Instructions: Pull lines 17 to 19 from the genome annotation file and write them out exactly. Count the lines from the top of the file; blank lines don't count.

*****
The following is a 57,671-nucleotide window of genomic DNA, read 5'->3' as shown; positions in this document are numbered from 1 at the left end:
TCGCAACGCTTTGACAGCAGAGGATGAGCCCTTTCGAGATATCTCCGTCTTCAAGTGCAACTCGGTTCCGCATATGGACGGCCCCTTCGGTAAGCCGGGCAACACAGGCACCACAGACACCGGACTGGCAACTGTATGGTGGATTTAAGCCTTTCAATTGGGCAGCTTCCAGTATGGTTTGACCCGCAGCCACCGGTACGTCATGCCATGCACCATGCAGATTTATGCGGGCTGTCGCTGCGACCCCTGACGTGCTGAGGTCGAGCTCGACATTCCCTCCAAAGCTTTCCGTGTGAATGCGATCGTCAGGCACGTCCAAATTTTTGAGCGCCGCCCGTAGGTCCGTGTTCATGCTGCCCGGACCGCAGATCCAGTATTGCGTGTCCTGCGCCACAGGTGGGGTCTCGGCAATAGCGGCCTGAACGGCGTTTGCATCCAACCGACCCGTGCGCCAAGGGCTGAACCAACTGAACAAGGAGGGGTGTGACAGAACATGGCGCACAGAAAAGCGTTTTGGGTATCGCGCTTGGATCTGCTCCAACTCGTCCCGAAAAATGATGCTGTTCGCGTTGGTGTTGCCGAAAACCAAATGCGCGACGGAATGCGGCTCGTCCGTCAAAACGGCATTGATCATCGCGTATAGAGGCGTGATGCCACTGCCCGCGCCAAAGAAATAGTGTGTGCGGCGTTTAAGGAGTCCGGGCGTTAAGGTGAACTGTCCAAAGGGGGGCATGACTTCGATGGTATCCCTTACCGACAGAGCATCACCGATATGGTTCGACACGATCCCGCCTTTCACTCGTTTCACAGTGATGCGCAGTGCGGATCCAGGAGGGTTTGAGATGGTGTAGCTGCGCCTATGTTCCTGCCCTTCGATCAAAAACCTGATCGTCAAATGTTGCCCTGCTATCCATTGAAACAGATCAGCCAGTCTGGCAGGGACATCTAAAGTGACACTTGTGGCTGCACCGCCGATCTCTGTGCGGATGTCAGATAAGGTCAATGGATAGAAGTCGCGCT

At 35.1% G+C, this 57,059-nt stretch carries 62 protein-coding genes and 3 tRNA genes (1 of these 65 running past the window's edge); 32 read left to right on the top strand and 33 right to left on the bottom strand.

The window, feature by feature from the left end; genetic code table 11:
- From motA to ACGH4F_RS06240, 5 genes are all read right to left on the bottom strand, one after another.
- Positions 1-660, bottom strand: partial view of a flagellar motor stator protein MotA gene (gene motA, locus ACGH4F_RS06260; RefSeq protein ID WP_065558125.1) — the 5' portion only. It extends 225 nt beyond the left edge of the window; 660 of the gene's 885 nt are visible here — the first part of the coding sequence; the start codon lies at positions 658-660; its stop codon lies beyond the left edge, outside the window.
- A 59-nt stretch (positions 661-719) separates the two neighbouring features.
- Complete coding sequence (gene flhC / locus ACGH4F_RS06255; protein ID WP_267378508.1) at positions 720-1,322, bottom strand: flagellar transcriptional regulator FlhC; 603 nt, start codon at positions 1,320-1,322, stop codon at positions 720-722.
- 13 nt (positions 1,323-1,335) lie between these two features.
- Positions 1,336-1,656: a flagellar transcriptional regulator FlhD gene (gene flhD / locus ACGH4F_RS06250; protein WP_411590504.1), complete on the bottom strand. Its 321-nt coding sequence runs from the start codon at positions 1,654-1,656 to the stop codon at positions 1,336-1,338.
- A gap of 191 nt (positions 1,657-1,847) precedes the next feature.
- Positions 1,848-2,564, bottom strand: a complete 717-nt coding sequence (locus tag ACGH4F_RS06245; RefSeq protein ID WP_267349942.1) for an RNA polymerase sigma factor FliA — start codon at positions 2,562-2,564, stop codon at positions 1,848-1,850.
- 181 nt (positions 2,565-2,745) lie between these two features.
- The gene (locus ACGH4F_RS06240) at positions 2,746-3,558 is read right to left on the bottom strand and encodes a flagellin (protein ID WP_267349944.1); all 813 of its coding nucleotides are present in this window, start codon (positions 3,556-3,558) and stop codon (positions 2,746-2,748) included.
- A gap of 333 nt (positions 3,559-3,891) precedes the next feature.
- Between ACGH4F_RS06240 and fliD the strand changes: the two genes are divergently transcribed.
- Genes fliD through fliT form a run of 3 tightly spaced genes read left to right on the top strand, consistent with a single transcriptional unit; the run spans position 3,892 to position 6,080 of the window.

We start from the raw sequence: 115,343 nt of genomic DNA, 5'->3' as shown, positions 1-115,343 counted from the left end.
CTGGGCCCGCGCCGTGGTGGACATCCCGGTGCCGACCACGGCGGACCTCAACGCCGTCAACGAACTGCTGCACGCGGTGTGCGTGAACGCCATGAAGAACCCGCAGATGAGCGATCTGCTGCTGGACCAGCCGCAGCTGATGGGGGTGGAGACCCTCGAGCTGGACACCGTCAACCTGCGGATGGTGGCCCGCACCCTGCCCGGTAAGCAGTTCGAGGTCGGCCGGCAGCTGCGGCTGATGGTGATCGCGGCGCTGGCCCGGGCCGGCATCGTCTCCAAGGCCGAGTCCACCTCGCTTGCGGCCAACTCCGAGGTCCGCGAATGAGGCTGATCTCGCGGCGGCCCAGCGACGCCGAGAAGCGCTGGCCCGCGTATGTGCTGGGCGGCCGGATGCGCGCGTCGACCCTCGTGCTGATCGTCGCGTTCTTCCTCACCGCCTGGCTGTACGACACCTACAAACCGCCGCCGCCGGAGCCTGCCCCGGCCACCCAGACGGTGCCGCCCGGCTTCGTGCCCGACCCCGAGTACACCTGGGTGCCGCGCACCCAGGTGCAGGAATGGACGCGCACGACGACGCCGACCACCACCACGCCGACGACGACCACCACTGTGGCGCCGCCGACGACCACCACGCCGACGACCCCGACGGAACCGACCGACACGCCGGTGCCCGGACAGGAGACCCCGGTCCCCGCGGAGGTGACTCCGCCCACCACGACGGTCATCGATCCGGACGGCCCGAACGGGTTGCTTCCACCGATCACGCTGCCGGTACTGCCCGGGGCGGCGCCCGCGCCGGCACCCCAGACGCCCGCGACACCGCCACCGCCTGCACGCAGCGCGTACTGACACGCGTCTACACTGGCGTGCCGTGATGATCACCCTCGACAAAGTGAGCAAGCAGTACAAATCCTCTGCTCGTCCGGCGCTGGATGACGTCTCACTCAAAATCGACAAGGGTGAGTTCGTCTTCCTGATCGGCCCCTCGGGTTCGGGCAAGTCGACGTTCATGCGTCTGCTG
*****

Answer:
- Genes fliD through fliT form a run of 3 tightly spaced genes read left to right on the top strand, consistent with a single transcriptional unit; the run spans position 3,892 to position 6,080 of the window.

We start from the raw sequence: 115,343 nt of genomic DNA, 5'->3' as shown, positions 1-115,343 counted from the left end.
CTGGGCCCGCGCCGTGGTGGACATCCCGGTGCCGACCACGGCGGACCTCAACGCCGTCAACGAACTGCTGCACGCGGTGTGCGTGAACGCCATGAAGAACCCGCAGATGAGCGATCTGCTGCTGGACCAGCCGCAGCTGATGGGGGTGGAGACCCTCGAGCTGGACACCGTCAACCTGCGGATGGTGGCCCGCACCCTGCCCGGTAAGCAGTTCGAGGTCGGCCGGCAGCTGCGGCTGATGGTGATCGCGGCGCTGGCCCGGGCCGGCATCGTCTCCAAGGCCGAGTCCACCTCGCTTGCGGCCAACTCCGAGGTCCGCGAATGAGGCTGATCTCGCGGCGGCCCAGCGACGCCGAGAAGCGCTGGCCCGCGTATGTGCTGGGCGGCCGGATGCGCGCGTCGACCCTCGTGCTGATCGTCGCGTTCTTCCTCACCGCCTGGCTGTACGACACCTACAAACCGCCGCCGCCGGAGCCTGCCCCGGCCACCCAGACGGTGCCGCCCGGCTTCGTGCCCGACCCCGAGTACACCTGGGTGCCGCGCACCCAGGTGCAGGAATGGACGCGCACGACGACGCCGACCACCACCACGCCGACGACGACCACCACTGTGGCGCCGCCGACGACCACCACGCCGACGACCCCGACGGAACCGACCGACACGCCGGTGCCCGGACAGGAGACCCCGGTCCCCGCGGAGGTGACTCCGCCCACCACGACGGTCATCGATCCGGACGGCCCGAACGGGTTGCTTCCACCGATCACGCTGCCGGTACTGCCCGGGGCGGCGCCCGCGCCGGCACCCCAGACGCCCGCGACACCGCCACCGCCTGCACGCAGCGCGTACTGACACGCGTCTACACTGGCGTGCCGTGATGATCACCCTCGACAAAGTGAGCAAGCAGTACAAATCCTCTGCTCGTCCGGCGCTGGATGACGTCTCACTCAAAATCGACAAGGGTGAGTTCGTCTTCCTGATCGGCCCCTCGGGTTCGGGCAAGTCGACGTTCATGCGTCTGCTG